Like Jerry Maguire in the eponymous 1996 film, the author of Thoughts Become Things has us at “Hello, my name is Adam Rounisto and I’m a procrastinator.” Then, as he reveals that his life changed “overnight” after abandoning project after project, we can’t resist diving into this narrative by a board and card game designer, songwriter and musician who says he’s never written before. It feels genuine, and we are hooked.
Rounisto begins with a story about his struggles to build a large-enough cage for his pet squirrel Pandora before turning more philosophical with short chapters about doing the impossible. He offers intriguing examples of people who’ve done just that—think runner Roger Bannister, who crashed the four-minute-mile “maximum” in 1954—and how the mind works in mysterious ways, like the Himba African tribe who can’t see the color blue and have no word for it and the 1938 Orson Welles’ radio drama, The War of the Worlds, which sent gullible, panicked listeners fleeing “aliens.”
Rather than taking a spiritual approach, the author emphasizes mind over matter, perseverance and drive to illustrate how readers can overcome roadblocks. In some ways, the book echoes the intellectual writings of bestselling self-help author Napoleon Hill, guiding us on how to learn, for example, to shift perspective instead of panicking, assuming the worst of someone, or becoming annoyed. Rounisto’s skillfully presented insights—“You always grow into what you speak about”; “Whether we are thinking negatively of ourselves or negatively of others, we are the ones weakened by it”—remind us that we truly are what we think.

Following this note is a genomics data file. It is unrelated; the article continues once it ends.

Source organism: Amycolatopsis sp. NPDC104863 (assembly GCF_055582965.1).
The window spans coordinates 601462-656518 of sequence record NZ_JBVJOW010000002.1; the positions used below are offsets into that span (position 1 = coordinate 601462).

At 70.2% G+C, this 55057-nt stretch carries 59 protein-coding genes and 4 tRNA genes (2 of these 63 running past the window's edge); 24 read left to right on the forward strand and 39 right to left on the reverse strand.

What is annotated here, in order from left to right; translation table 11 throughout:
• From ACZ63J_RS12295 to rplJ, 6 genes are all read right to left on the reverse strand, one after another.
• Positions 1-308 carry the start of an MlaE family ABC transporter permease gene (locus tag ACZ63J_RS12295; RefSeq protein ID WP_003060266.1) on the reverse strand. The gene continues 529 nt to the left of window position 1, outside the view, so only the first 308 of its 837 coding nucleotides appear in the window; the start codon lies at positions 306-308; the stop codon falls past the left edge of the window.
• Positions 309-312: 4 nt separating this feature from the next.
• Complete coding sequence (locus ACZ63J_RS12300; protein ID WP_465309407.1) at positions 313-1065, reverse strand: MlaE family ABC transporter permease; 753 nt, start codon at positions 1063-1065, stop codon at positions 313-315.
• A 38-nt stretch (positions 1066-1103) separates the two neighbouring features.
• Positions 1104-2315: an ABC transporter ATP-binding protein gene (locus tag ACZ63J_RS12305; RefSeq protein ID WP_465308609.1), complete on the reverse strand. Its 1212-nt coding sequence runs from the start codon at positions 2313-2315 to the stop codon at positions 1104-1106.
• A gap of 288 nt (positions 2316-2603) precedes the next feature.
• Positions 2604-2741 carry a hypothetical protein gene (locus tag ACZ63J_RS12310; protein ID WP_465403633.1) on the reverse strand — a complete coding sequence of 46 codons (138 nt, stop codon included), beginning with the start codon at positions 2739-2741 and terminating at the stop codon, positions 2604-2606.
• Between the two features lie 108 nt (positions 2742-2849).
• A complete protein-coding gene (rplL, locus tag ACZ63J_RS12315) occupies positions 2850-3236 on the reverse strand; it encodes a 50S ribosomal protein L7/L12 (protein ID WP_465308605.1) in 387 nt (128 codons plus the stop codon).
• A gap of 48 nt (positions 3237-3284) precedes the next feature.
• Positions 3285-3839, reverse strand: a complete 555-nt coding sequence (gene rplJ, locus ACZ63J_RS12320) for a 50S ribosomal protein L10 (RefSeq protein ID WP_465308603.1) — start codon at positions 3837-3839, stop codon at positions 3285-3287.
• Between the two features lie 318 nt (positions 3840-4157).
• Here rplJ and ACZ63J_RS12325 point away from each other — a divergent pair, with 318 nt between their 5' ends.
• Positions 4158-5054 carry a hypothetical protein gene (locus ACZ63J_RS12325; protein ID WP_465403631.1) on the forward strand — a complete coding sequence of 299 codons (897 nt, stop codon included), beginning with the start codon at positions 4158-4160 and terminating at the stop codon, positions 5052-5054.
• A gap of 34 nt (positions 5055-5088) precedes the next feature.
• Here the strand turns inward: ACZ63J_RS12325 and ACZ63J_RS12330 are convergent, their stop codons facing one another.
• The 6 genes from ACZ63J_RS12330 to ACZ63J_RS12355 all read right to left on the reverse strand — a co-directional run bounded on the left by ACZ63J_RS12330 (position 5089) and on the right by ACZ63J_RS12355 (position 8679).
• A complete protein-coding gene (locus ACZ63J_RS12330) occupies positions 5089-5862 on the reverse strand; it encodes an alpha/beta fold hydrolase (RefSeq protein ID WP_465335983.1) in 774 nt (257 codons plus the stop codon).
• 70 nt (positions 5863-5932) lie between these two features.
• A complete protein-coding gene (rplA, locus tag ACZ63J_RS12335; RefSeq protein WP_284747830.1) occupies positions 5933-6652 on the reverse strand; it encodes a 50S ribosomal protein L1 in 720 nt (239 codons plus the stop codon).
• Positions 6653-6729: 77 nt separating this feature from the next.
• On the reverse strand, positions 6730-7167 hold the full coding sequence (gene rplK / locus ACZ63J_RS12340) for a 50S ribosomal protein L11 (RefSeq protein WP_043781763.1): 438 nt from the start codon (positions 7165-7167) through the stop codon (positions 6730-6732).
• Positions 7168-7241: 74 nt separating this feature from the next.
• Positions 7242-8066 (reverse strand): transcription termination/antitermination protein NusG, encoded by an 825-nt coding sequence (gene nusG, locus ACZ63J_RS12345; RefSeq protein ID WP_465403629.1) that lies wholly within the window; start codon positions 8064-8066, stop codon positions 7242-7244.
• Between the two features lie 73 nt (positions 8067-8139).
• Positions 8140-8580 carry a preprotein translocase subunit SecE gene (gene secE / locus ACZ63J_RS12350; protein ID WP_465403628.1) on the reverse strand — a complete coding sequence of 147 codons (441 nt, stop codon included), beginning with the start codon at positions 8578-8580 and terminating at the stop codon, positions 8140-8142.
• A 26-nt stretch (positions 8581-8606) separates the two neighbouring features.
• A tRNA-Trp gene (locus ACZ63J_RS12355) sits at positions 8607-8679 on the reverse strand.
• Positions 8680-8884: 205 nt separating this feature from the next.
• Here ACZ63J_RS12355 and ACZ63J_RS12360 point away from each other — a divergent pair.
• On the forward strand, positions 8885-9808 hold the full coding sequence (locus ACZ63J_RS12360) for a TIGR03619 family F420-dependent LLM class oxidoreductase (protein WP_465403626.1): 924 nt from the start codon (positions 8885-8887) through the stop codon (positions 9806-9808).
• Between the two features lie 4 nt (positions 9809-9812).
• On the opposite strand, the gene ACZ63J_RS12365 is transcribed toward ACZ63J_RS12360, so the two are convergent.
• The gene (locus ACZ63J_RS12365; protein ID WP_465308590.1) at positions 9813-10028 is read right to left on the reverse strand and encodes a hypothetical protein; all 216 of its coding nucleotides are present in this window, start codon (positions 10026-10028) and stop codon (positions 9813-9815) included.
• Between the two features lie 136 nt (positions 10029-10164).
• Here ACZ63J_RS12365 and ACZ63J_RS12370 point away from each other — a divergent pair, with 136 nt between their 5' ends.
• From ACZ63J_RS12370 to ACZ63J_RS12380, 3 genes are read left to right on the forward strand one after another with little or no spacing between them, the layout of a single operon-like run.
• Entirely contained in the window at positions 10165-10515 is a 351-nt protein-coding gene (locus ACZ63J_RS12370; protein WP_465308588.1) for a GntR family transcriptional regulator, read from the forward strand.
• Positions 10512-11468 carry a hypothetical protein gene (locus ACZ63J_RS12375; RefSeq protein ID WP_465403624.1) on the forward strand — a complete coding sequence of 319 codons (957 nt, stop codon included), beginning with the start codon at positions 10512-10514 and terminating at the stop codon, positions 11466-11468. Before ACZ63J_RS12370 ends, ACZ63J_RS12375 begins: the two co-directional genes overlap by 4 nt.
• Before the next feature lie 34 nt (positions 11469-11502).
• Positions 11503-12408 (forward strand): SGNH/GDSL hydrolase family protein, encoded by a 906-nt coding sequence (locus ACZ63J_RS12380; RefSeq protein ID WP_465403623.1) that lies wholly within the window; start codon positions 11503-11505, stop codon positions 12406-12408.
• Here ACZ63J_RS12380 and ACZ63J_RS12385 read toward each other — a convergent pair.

Despite a too-long introduction and out-of-place chapters on telepathy and precognition, Thoughts Become Things is wise, well-researched and intelligently written, showing us how to break through self-imposed limitations, assumptions and bad habits. Thankfully, Rounisto also takes us full circle with the Pandora story at the end.
Overall, this is a valuable read for those seeking a more positive outlook in their lives.
Highly recommended for fans of Napoleon Hill
Also available in hardcover and ebook.